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01.12.2017 | Review | Ausgabe 1/2017 Open Access

Clinical and Translational Allergy 1/2017

Allergen immunotherapy for allergic asthma: a systematic overview of systematic reviews

Clinical and Translational Allergy > Ausgabe 1/2017
Felix Asamoah, Artemisia Kakourou, Sangeeta Dhami, Susanne Lau, Ioana Agache, Antonella Muraro, Graham Roberts, Cezmi Akdis, Matteo Bonini, Ozlem Cavkaytar, Breda Flood, Kenji Izuhara, Marek Jutel, Ömer Kalayci, Oliver Pfaar, Aziz Sheikh
Wichtige Hinweise
Artemisia Kakourou and Felix Asamoah contributed equally to this work.



There is clinical uncertainty about the effectiveness and safety of allergen immunotherapy (AIT) for the treatment of allergic asthma.


To undertake a systematic overview of the effectiveness, cost-effectiveness and safety of AIT for the treatment of allergic asthma.


We searched nine electronic databases from inception to October 31, 2015. Systematic reviews were independently screened by two reviewers against pre-defined eligibility criteria and critically appraised using the Critical Appraisal Skills Programme quality assessment tool for systematic reviews. Data were descriptively and thematically synthesized.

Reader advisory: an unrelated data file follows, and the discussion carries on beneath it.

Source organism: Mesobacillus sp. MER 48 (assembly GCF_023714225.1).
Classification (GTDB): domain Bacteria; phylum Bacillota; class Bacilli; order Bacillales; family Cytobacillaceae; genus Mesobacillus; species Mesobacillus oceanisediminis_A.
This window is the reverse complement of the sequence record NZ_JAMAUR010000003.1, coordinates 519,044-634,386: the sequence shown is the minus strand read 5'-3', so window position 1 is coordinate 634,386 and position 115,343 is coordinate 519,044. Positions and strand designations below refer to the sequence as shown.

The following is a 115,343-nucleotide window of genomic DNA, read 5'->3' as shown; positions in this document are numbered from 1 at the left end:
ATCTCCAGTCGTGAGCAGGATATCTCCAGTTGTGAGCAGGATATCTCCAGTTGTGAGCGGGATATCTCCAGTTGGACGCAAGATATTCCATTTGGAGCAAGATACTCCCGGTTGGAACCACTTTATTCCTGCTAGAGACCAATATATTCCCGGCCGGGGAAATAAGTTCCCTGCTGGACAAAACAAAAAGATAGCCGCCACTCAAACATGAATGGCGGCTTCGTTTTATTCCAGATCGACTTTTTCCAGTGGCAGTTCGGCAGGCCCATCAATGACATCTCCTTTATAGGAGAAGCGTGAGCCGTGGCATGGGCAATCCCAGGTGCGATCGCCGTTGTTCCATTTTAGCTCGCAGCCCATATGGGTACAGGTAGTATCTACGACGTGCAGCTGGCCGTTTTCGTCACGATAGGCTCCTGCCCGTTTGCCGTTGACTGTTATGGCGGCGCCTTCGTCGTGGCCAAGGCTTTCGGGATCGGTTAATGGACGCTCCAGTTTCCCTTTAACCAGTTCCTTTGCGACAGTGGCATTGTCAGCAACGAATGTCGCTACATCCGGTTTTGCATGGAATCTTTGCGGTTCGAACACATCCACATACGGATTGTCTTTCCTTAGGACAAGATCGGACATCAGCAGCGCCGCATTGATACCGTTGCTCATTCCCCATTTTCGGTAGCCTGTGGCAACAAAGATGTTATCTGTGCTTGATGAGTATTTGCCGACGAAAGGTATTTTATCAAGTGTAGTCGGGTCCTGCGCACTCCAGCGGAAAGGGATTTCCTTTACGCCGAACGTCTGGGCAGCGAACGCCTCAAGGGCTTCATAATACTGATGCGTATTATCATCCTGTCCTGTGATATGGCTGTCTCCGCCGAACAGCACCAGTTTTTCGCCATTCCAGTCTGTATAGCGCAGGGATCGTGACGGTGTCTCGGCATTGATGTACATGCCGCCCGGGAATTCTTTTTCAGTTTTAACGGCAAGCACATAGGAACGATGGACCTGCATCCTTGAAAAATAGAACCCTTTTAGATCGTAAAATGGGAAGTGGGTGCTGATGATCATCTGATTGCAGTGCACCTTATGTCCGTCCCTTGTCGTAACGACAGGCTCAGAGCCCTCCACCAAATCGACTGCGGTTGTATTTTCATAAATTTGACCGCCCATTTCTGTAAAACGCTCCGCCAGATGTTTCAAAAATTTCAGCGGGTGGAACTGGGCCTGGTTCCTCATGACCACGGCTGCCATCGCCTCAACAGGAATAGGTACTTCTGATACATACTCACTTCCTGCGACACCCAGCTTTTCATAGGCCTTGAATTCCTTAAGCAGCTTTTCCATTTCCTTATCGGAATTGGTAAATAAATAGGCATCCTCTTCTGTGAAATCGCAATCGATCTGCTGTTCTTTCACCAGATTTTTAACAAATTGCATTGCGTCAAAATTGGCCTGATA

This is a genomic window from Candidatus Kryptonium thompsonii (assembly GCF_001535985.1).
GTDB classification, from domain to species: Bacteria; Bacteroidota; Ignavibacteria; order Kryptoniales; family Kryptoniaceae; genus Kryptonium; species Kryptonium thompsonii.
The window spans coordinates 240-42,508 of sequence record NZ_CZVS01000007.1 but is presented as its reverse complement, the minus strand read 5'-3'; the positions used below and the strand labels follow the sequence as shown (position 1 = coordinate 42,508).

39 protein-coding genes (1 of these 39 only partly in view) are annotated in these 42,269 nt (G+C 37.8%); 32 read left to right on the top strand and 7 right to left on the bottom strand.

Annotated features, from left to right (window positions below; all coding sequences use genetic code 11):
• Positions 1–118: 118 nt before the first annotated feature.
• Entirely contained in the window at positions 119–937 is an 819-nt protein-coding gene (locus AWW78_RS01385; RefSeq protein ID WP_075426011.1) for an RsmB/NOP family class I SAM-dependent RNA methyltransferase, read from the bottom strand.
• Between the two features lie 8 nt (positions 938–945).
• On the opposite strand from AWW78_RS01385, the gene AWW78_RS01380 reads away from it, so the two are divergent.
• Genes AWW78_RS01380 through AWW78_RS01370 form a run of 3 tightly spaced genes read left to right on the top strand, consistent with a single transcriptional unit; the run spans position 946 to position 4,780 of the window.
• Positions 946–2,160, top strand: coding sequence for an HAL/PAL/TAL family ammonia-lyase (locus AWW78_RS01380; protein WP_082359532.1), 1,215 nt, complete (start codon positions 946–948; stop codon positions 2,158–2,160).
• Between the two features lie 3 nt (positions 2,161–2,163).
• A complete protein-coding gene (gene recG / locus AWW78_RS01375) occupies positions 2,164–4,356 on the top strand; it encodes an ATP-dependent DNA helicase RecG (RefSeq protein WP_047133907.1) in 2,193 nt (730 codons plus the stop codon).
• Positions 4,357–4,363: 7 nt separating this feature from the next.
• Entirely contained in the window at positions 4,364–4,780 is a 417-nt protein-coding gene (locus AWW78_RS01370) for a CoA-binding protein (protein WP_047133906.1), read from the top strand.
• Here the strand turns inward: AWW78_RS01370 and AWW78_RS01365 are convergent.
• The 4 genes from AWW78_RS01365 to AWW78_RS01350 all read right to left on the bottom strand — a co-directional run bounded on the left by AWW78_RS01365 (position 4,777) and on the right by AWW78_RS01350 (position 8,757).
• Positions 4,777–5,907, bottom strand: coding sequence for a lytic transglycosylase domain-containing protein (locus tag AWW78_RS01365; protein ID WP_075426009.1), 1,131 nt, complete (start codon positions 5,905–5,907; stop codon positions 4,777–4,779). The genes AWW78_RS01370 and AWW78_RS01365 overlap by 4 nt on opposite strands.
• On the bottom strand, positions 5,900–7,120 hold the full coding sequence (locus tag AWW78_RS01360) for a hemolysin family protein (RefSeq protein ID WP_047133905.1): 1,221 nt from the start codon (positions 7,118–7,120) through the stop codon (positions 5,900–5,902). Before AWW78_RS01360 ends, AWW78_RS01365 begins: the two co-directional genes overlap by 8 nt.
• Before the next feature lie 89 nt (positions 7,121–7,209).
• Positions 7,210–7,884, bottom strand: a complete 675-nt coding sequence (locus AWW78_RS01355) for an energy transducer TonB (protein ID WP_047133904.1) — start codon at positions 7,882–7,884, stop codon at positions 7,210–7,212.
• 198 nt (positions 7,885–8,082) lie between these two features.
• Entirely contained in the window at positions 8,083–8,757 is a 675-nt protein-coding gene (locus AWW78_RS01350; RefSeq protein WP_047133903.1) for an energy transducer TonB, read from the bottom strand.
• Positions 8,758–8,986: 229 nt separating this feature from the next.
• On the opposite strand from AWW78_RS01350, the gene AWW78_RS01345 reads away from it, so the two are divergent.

We identified nine eligible systematic reviews; these focused on delivery of AIT through the following routes: subcutaneous (SCIT; n = 3); sublingual (SLIT; n = 4); and both SCIT and SLIT (n = 2). This evidence found that AIT delivered by SCIT and SLIT can improve medication and symptom scores and measures of bronchial hyper-reactivity. The impact on measures of lung function or asthma control was however less clear. We found no systematic review level evidence on the cost-effectiveness of SCIT or SLIT. SLIT had a favorable safety profile when compared to SCIT, particularly in relation to the risk of systemic reactions.


AIT has the potential to achieve reductions in symptom and medication scores, but there is no clear or consistent evidence that measures of lung function can be improved. Bearing in mind the limitations of synthesizing evidence from systematic reviews and the fact that these reviews include mainly dated studies, a systematic review of current primary studies is now needed to update this evidence base, estimate the effectiveness of AIT on asthma outcomes and to investigate the relative effectiveness, cost-effectiveness and safety of SCIT and SLIT.
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